Join Our Mailing List

    Recent Articles

    Op-Ed: The 3 Best Vitamin Brands of 2023

    While it’s important to maintain a balanced and varied diet, there are some cases where supplemental nutrition is needed for a healthy lifestyle. If you have a diagnosed deficiency, experience malabsorption issues, or consume a limited or restrictive diet, you may benefit from a vitamin or mineral supplement.

    Paralysis by Analysis: The Cost of Too Much Info in the Fitness Industry

    Originally, I planned to start this article by listing off the swath of diet methods and fads, fat loss gimmicks and workouts, muscle-building rep ranges, and tempos, etc.; but I got so frustrated and winded, just writing it all that my heart rate variability monitor told me to change course.

    Op-Ed: 7 Tips To Live A Happier Life

    Being present is so simple, yet something we often forget and take advantage of. When spending time with loved ones, sitting at a cafe, or spending time in nature, putting the phone away in the purse and living in the present is so important. Unplugging and living in the present helps to live a happier life the next time you have a coffee date, leave the phone in the car. On average, a teenager today spends 7 hours and 22 minutes daily on their phone. That’s 50 hours a week. I get it your friends are snap chatting with you when you are with grandma, and FOMO is hitting, but seriously how many dates will you be able to go on with your grandparents? I’m going to take a leap and assume you’re not with them 50 hours a week like you are with your phone.

    Is CBD Worth the Hype?

    CBD recently had an early upsurge in the wellness marketplace prior to the widespread legalization of marijuana, boasting a wide range of health benefits for potential users who want an alternative to typical baseline medications for a host of health issues ranging from mild to relatively severe. All of these benefits are without the intoxicating effects of CBD’s festival-going sister, marijuana.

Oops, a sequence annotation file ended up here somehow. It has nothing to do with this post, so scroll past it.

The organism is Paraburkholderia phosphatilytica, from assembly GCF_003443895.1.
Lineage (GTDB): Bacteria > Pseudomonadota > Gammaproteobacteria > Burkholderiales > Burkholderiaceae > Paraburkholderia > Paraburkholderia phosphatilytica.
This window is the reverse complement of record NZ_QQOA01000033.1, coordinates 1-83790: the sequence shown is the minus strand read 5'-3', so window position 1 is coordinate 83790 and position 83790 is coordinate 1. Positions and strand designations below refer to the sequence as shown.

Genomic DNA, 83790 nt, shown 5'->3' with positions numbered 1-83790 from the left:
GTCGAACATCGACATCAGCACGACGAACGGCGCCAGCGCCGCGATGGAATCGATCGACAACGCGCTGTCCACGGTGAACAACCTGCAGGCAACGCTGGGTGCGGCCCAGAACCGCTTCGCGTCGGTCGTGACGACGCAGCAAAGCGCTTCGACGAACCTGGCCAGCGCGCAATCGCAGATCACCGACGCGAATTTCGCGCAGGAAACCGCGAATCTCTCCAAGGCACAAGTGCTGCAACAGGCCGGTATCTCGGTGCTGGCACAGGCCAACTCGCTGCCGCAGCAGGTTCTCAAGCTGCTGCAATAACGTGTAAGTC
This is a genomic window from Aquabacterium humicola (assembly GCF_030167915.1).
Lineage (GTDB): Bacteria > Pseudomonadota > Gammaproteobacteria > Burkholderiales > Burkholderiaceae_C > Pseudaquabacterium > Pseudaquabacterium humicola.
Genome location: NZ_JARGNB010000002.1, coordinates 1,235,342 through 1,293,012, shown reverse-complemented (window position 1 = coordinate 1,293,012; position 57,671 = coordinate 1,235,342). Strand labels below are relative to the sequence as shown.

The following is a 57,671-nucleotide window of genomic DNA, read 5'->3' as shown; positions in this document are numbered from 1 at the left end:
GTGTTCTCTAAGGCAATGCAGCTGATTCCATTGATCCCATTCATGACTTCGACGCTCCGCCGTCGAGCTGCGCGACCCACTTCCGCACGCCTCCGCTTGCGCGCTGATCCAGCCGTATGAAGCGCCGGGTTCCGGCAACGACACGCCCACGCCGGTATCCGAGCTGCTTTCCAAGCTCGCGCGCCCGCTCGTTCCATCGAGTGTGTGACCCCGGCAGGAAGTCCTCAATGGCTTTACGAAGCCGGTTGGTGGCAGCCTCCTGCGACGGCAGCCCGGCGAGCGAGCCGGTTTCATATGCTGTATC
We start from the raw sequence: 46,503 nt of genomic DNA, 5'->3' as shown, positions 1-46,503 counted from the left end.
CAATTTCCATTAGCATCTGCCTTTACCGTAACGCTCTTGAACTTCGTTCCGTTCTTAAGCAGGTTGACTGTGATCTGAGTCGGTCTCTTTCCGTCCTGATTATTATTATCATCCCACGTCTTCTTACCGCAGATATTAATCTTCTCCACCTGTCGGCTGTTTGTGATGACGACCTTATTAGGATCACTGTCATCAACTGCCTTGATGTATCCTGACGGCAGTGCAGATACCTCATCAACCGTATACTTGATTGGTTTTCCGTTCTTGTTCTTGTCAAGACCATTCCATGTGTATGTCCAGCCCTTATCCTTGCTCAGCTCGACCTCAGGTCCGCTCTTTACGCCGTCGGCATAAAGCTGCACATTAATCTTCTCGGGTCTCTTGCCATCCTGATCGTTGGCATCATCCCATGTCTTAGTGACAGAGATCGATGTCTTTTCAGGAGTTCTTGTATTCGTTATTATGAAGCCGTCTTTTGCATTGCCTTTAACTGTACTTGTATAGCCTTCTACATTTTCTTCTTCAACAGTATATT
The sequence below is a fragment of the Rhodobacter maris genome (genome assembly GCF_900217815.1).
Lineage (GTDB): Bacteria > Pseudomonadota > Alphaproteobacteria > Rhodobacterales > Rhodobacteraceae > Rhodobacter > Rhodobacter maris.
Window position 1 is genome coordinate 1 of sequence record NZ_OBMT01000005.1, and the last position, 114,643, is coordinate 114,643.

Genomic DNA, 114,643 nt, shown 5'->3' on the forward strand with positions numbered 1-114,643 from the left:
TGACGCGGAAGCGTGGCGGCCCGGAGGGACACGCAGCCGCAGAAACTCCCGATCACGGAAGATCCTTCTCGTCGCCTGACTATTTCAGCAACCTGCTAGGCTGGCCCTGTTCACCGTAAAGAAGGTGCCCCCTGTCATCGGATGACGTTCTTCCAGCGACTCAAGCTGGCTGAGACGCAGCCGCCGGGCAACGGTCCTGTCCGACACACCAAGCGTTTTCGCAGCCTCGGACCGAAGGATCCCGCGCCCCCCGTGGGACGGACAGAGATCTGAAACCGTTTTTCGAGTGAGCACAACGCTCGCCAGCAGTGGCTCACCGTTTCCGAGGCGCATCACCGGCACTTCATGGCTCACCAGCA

Eye Drop Recall: Everything You Need to Know

    On February 2, 2023, EzriCare Artificial Tears Lubricant Eye Drops and Delsam Pharma Artificial Tears Lubricant Eye Drops were recalled due to a reported outbreak of the bacteria Pseudomonas aeruginosa. This strain of bacteria had never been reported in the United States, and it is particularly dangerous due to its high resistance to most antibiotics. The bacteria has been found in samples from infected people that date back to May 2022 and continue on into the early months of 2023.

    Fentanyl Epidemic in Florida: How to Stay Safe During Spring Break

    Florida is one of the most popular states to travel to for spring break, more specifically South Florida. The whole month of March is a hot spot for beach cities like Fort Lauderdale and Miami. With all the crazy college kids, comes all the crazy partying. South Florida has been known for a variety of bad things that happen during spring break, such as theft, drinks getting spiked, and one of the biggest issues to this day-overdosing. Take extra precaution this year to ensure you have a safe, but still fun spring break.

    Hey! Are you enjoying NYCTastemakers? Make sure to join our mailing list for NYCTM and never miss the chance to read all of our articles!